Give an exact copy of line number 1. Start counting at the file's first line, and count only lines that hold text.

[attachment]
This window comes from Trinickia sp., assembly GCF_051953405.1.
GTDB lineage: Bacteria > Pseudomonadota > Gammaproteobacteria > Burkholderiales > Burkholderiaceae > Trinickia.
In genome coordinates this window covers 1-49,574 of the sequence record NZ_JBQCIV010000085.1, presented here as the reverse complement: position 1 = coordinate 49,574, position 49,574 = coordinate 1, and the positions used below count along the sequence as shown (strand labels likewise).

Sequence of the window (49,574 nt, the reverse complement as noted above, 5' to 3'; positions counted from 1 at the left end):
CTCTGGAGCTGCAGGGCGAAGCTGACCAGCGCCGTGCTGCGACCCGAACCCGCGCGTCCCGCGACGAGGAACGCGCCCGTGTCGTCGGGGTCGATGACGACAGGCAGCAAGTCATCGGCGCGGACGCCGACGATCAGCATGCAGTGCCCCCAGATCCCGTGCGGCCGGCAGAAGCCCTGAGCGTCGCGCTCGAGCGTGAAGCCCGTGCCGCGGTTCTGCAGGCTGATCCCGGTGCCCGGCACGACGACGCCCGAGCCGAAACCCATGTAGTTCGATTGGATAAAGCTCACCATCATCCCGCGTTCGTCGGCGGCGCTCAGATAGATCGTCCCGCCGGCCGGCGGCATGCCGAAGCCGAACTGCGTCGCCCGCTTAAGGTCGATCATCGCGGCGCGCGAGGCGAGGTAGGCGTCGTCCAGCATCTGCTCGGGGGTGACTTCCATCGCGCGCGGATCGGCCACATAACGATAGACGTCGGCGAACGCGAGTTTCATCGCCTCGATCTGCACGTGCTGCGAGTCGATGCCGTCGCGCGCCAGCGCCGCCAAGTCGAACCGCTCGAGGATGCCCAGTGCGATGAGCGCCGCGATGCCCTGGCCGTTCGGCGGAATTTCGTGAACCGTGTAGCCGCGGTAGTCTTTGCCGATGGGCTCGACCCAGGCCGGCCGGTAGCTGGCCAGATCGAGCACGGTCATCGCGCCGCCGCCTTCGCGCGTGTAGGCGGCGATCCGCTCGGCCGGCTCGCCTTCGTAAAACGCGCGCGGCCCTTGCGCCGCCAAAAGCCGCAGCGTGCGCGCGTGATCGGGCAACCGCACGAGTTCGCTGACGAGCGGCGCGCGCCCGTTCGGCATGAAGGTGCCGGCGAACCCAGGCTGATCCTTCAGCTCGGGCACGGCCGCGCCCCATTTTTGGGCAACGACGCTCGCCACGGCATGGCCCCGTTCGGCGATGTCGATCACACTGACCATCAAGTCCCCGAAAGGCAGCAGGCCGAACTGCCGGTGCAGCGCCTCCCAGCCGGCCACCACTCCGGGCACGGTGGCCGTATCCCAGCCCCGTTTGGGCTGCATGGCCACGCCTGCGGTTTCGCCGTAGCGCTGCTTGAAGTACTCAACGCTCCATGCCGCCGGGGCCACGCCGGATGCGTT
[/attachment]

This window comes from Trinickia sp., assembly GCF_051953405.1.